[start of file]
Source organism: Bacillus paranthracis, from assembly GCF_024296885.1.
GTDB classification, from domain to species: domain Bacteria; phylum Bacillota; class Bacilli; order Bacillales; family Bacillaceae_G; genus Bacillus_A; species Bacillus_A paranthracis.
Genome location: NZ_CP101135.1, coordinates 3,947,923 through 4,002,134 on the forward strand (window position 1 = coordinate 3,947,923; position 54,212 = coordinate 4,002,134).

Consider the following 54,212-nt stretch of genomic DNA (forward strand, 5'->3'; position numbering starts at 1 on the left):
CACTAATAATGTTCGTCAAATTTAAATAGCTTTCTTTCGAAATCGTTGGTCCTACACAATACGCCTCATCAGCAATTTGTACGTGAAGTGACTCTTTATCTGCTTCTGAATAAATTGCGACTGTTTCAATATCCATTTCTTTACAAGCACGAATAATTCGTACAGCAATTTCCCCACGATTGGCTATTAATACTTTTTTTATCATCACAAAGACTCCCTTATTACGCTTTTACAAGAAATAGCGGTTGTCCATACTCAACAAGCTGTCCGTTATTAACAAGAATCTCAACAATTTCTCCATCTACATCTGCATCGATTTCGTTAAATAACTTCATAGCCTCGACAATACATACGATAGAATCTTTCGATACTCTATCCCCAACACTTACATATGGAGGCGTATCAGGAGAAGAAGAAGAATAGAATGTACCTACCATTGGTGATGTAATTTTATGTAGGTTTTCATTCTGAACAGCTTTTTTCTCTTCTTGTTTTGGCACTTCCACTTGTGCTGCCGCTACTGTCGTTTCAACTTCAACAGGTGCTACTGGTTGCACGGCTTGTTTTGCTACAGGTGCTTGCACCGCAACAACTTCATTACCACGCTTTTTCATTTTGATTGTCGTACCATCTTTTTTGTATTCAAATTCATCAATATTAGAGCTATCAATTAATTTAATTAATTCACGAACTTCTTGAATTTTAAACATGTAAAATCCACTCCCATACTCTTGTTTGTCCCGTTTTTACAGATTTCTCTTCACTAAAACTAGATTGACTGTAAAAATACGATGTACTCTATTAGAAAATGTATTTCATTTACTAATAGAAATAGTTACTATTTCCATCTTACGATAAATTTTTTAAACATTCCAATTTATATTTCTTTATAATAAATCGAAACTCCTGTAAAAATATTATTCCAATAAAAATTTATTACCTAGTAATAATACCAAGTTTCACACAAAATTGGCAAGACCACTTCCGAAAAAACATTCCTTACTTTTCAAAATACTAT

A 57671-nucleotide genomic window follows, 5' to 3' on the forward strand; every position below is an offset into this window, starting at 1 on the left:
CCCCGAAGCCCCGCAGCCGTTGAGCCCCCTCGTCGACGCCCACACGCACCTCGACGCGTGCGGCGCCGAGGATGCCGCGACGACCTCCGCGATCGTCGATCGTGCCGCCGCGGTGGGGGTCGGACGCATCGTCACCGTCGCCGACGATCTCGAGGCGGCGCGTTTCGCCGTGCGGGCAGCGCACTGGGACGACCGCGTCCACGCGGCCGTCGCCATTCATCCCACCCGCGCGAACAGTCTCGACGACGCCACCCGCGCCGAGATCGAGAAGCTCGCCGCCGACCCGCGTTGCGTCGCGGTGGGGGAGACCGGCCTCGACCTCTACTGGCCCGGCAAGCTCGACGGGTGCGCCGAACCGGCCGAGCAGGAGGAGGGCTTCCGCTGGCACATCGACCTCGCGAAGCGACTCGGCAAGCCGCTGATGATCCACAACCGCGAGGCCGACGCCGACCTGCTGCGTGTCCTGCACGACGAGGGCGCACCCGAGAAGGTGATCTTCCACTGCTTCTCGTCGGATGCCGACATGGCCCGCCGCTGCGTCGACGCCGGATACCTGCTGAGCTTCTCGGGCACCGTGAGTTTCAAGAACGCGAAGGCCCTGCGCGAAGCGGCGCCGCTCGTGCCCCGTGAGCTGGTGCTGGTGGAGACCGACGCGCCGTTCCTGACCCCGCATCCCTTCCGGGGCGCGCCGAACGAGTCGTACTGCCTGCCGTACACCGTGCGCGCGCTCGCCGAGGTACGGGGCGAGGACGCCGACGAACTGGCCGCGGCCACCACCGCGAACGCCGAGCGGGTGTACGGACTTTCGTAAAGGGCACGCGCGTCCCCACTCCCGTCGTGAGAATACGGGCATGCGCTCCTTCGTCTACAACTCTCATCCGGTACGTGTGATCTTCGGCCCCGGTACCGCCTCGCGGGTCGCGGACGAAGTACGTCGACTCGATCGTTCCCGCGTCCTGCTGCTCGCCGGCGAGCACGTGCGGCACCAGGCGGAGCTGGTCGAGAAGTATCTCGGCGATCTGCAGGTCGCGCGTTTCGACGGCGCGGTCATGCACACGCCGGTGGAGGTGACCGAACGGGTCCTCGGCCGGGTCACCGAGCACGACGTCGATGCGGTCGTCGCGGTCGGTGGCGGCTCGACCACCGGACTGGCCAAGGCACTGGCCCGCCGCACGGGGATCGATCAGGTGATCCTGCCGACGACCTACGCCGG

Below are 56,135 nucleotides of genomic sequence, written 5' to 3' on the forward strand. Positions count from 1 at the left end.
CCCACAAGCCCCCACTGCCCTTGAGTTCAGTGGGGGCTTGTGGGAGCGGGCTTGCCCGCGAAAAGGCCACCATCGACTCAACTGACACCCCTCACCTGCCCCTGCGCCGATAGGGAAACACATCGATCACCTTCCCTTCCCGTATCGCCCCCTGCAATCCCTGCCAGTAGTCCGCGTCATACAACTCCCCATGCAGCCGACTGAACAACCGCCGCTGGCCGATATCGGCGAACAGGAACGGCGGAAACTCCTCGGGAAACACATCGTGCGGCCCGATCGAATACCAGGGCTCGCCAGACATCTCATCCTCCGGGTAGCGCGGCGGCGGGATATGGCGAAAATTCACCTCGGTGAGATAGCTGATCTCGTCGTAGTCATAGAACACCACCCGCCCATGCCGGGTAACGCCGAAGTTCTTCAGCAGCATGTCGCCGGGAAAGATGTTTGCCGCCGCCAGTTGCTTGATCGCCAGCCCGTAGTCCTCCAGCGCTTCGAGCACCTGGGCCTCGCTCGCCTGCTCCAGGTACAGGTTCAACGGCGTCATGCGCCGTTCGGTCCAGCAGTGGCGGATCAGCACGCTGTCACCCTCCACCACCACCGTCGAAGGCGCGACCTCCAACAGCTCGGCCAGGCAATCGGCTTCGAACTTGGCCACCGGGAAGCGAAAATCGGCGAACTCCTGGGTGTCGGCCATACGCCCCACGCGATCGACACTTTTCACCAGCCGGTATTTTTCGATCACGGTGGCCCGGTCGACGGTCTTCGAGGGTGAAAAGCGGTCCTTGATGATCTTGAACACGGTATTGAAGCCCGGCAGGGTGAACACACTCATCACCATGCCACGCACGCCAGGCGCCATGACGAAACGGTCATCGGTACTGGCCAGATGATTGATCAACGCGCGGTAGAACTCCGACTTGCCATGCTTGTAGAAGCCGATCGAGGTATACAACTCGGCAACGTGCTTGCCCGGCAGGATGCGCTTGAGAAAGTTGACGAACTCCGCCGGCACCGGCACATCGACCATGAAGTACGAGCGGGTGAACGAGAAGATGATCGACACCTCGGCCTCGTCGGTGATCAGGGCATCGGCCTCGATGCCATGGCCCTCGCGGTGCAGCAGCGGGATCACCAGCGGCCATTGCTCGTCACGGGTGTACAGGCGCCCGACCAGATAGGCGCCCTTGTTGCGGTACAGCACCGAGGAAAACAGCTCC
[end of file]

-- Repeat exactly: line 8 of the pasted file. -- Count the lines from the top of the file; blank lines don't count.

Below are 56,135 nucleotides of genomic sequence, written 5' to 3' on the forward strand. Positions count from 1 at the left end.